College of Education and Human Development

Department of Educational Psychology

Research lab: Geoffrey Maruyama


  • Integrating traditional and contemporary conceptual and methodological approaches to empirically examine social psychological processes and how they affect a range of experiences, outcomes, and attitudes 
  • Pairing academic efforts with community-based experiences to connect students' learning to important civic and community issues and relate class/community connections to academic success
  • Collaborating with practitioners and community partners to develop effective approaches for addressing social-emotional and academic needs of students of all ages
  • Examining ways of understanding social bases of academic success, particularly for students from groups that historically have had lesser access to academic opportunities, achievement, and attainments
  • Investigating how different individuals and communities experience and comprehend current political and cultural events in order to better understand current divisions and polarization within our society


Social emotional development:

We study a range of social psychological factors that influence student academic achievement and attainment outcomes. In particular, we have been focusing on ways of increasing engagement of students with their institutions. That work has examined how engaging students with communities can contribute to academic success. Our work has drawn from a range of conceptual bases largely from social psychology, including “non-cognitive” factors categorized by Sedlacek, growth mindset of Dweck and colleagues, GRIT of Duckworth, Tovar’s mattering, self-efficacy, Schreiner’s Thriving instrument, and theories including attribution theory, delay of gratification, and achievement motivation that precede much of the current work on social and emotional factors related to academic success.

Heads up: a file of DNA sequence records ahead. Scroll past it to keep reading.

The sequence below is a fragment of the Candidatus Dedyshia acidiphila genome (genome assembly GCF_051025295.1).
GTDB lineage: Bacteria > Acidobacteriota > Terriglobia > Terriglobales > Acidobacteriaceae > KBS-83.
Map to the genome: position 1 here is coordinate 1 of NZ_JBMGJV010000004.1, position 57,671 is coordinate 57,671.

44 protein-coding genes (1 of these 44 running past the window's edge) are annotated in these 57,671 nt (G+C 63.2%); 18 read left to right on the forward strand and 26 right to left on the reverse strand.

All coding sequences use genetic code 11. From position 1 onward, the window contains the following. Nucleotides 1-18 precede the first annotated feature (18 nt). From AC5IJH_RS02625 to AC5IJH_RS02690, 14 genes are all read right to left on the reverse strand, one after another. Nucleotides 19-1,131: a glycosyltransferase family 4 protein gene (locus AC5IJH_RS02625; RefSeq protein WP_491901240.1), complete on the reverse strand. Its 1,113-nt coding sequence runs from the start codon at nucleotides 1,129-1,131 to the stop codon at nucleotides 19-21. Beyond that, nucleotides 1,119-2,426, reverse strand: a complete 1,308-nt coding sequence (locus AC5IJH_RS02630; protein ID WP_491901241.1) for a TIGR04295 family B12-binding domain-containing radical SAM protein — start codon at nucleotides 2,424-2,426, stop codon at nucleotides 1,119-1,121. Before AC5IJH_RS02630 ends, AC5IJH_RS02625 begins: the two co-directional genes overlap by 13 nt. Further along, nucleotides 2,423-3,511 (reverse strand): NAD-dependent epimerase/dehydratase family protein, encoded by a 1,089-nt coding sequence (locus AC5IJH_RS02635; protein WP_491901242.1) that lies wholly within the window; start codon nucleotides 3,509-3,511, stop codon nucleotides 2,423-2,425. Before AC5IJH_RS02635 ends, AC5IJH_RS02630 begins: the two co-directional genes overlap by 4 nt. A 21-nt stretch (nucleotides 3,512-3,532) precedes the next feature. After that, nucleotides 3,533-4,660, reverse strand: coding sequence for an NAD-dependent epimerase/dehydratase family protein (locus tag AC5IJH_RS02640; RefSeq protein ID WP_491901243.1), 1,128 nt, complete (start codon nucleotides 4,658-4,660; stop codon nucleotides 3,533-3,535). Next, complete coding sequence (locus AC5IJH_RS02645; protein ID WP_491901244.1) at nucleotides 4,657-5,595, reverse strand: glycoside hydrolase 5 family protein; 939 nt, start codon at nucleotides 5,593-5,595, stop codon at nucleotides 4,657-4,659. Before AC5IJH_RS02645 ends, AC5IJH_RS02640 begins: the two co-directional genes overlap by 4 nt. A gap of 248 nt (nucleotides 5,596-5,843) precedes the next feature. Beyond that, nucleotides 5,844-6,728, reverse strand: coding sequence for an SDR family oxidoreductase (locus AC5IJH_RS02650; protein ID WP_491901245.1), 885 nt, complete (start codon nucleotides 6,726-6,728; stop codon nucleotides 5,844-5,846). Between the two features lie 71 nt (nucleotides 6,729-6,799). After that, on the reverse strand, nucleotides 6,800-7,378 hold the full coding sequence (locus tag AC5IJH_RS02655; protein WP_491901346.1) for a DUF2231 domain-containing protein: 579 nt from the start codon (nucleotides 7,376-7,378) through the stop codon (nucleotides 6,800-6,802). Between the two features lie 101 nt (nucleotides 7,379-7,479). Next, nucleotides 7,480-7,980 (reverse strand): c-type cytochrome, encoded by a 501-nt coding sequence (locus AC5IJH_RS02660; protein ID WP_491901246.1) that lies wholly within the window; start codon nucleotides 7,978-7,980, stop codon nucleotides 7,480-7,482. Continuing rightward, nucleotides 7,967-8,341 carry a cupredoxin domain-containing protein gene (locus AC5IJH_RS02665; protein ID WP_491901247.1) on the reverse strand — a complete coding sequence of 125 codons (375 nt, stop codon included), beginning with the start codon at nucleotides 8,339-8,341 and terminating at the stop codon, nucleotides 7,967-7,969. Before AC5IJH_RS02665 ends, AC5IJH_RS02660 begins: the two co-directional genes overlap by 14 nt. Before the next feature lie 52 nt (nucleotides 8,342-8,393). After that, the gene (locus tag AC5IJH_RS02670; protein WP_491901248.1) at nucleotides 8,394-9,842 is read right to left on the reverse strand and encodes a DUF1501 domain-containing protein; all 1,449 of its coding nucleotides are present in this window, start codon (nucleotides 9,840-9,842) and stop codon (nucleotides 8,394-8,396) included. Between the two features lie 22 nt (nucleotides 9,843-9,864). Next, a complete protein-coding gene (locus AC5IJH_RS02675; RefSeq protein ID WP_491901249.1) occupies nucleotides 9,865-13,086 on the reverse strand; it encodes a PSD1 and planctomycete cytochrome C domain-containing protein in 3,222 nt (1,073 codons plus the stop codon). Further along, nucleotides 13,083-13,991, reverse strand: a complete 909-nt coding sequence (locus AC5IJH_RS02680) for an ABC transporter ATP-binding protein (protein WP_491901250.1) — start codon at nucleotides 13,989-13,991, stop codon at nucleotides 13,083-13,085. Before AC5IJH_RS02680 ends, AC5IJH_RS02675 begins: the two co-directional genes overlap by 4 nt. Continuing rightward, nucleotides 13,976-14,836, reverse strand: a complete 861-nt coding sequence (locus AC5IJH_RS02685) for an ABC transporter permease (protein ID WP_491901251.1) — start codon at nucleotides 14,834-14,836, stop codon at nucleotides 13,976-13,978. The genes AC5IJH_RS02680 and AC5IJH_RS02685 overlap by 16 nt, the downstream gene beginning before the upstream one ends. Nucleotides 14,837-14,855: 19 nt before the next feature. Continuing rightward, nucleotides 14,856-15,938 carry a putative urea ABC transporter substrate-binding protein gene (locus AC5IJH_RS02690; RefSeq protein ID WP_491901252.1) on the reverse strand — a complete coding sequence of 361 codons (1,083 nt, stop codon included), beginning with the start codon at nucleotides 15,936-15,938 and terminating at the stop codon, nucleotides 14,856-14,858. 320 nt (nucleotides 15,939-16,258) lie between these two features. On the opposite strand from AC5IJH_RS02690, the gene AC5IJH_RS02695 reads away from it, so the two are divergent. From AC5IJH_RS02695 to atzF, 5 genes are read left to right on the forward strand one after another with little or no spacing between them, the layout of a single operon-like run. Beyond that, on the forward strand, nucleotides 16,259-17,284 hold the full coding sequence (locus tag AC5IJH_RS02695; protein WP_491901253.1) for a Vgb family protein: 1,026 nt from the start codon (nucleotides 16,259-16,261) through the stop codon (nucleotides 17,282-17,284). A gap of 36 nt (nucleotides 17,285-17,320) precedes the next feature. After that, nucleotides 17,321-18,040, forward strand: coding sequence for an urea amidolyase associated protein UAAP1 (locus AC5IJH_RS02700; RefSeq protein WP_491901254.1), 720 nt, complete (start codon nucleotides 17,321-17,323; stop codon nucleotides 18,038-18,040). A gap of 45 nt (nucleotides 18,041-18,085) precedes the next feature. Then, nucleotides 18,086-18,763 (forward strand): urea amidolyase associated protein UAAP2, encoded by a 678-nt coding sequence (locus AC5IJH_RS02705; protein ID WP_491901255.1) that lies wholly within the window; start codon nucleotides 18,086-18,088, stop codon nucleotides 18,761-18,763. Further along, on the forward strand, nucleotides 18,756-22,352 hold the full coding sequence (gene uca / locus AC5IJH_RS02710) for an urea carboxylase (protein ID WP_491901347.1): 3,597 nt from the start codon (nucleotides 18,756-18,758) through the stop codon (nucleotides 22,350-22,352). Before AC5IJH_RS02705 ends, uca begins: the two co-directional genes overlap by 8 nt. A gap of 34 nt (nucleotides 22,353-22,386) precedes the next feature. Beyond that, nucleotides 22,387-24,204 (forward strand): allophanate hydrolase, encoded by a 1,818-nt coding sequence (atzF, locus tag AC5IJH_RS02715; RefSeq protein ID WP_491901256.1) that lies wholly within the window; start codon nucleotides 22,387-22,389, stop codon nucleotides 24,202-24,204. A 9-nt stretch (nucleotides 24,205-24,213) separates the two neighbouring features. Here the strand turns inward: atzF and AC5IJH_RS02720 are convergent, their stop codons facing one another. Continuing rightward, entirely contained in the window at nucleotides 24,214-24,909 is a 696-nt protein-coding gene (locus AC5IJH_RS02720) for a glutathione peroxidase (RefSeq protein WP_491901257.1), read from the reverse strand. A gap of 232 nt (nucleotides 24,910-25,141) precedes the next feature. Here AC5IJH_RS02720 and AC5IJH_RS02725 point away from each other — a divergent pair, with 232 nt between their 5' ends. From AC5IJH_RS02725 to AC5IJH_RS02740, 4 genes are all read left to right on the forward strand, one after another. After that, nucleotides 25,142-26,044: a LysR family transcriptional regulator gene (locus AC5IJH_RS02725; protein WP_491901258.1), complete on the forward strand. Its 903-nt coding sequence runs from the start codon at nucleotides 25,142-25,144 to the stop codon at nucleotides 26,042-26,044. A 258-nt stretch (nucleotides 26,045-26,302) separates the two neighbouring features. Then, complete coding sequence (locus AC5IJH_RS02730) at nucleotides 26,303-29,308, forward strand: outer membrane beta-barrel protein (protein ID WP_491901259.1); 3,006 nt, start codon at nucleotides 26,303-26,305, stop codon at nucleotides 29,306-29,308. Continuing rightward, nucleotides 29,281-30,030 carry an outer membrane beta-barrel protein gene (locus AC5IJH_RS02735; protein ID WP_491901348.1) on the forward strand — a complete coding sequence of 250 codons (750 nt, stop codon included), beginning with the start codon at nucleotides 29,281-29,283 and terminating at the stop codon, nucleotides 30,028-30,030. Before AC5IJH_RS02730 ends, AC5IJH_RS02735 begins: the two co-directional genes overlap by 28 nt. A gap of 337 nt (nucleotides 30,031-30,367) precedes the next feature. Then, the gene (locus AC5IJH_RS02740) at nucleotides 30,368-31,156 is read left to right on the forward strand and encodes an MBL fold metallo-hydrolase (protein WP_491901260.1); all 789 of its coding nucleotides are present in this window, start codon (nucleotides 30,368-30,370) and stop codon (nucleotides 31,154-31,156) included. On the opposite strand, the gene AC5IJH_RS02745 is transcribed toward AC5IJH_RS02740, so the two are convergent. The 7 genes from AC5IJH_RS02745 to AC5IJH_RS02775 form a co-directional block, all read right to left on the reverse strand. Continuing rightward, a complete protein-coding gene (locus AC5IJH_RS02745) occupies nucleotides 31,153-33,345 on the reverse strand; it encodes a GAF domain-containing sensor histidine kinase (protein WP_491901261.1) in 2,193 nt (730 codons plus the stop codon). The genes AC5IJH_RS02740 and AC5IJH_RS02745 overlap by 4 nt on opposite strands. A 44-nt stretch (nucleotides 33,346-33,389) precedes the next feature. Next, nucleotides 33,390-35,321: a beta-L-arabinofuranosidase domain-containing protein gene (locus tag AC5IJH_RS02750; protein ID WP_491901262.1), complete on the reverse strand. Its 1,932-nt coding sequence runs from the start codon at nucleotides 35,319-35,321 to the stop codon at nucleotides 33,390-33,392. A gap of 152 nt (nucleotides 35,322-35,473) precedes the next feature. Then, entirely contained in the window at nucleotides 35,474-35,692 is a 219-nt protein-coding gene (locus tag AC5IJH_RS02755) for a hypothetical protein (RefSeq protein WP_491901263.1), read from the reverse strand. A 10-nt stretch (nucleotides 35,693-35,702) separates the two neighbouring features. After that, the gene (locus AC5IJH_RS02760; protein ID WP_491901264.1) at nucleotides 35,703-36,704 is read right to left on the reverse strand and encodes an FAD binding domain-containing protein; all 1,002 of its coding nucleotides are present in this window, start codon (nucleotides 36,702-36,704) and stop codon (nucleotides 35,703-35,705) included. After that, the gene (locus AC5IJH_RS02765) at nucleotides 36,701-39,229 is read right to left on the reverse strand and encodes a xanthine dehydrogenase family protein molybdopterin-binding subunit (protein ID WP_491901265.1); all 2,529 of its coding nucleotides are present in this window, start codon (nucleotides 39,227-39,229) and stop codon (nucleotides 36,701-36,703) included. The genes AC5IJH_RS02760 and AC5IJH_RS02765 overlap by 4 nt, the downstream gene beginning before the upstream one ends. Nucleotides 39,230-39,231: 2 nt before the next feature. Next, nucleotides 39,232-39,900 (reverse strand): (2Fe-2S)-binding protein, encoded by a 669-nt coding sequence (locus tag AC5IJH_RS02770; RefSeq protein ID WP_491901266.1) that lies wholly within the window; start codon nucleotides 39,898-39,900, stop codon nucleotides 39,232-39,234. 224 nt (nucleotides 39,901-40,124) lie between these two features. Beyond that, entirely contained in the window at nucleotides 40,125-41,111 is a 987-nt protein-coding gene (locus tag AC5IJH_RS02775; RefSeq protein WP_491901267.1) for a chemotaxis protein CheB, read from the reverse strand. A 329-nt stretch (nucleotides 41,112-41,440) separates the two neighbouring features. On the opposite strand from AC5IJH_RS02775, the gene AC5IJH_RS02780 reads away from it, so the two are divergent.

Socially engaged research:

We also look at a range of engaged projects with community partners, particularly work in areas and on topics related to populations under-represented in post-secondary education. This recently has included preliminary work on issues of student mental health and academic success.

Prior work

First in the World (FITW) Grant: